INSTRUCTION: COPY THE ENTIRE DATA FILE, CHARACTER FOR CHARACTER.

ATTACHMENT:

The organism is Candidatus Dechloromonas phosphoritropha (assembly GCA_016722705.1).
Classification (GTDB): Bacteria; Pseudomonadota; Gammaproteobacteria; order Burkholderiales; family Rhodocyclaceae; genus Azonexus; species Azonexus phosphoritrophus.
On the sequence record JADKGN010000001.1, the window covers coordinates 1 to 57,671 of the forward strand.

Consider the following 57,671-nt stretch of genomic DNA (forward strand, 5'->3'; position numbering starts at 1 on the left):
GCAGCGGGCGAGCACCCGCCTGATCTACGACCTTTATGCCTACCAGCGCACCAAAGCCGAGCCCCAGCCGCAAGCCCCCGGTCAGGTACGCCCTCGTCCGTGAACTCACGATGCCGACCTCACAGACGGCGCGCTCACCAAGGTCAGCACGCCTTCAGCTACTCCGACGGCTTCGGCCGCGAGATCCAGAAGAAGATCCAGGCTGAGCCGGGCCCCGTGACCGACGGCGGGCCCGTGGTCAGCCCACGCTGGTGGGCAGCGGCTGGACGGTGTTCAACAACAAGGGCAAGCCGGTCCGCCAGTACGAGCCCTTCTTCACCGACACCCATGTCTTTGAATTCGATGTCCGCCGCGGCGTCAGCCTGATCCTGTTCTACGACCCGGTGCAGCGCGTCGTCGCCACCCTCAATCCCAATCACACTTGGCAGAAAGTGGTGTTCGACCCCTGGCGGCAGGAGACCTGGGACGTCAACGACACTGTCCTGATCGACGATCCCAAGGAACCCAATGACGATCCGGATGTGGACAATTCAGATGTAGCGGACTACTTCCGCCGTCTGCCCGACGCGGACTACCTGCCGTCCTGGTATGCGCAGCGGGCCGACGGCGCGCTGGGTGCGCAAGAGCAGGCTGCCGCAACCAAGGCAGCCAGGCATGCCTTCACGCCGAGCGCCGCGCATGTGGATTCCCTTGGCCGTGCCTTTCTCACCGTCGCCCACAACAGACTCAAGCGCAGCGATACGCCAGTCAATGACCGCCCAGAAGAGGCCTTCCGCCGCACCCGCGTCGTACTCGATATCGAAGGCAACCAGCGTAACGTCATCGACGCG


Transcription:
The organism is Candidatus Dechloromonas phosphoritropha (assembly GCA_016722705.1).
Classification (GTDB): Bacteria; Pseudomonadota; Gammaproteobacteria; order Burkholderiales; family Rhodocyclaceae; genus Azonexus; species Azonexus phosphoritrophus.
On the sequence record JADKGN010000001.1, the window covers coordinates 1 to 57,671 of the forward strand.

Consider the following 57,671-nt stretch of genomic DNA (forward strand, 5'->3'; position numbering starts at 1 on the left):
GCAGCGGGCGAGCACCCGCCTGATCTACGACCTTTATGCCTACCAGCGCACCAAAGCCGAGCCCCAGCCGCAAGCCCCCGGTCAGGTACGCCCTCGTCCGTGAACTCACGATGCCGACCTCACAGACGGCGCGCTCACCAAGGTCAGCACGCCTTCAGCTACTCCGACGGCTTCGGCCGCGAGATCCAGAAGAAGATCCAGGCTGAGCCGGGCCCCGTGACCGACGGCGGGCCCGTGGTCAGCCCACGCTGGTGGGCAGCGGCTGGACGGTGTTCAACAACAAGGGCAAGCCGGTCCGCCAGTACGAGCCCTTCTTCACCGACACCCATGTCTTTGAATTCGATGTCCGCCGCGGCGTCAGCCTGATCCTGTTCTACGACCCGGTGCAGCGCGTCGTCGCCACCCTCAATCCCAATCACACTTGGCAGAAAGTGGTGTTCGACCCCTGGCGGCAGGAGACCTGGGACGTCAACGACACTGTCCTGATCGACGATCCCAAGGAACCCAATGACGATCCGGATGTGGACAATTCAGATGTAGCGGACTACTTCCGCCGTCTGCCCGACGCGGACTACCTGCCGTCCTGGTATGCGCAGCGGGCCGACGGCGCGCTGGGTGCGCAAGAGCAGGCTGCCGCAACCAAGGCAGCCAGGCATGCCTTCACGCCGAGCGCCGCGCATGTGGATTCCCTTGGCCGTGCCTTTCTCACCGTCGCCCACAACAGACTCAAGCGCAGCGATACGCCAGTCAATGACCGCCCAGAAGAGGCCTTCCGCCGCACCCGCGTCGTACTCGATATCGAAGGCAACCAGCGTAACGTCATCGACGCG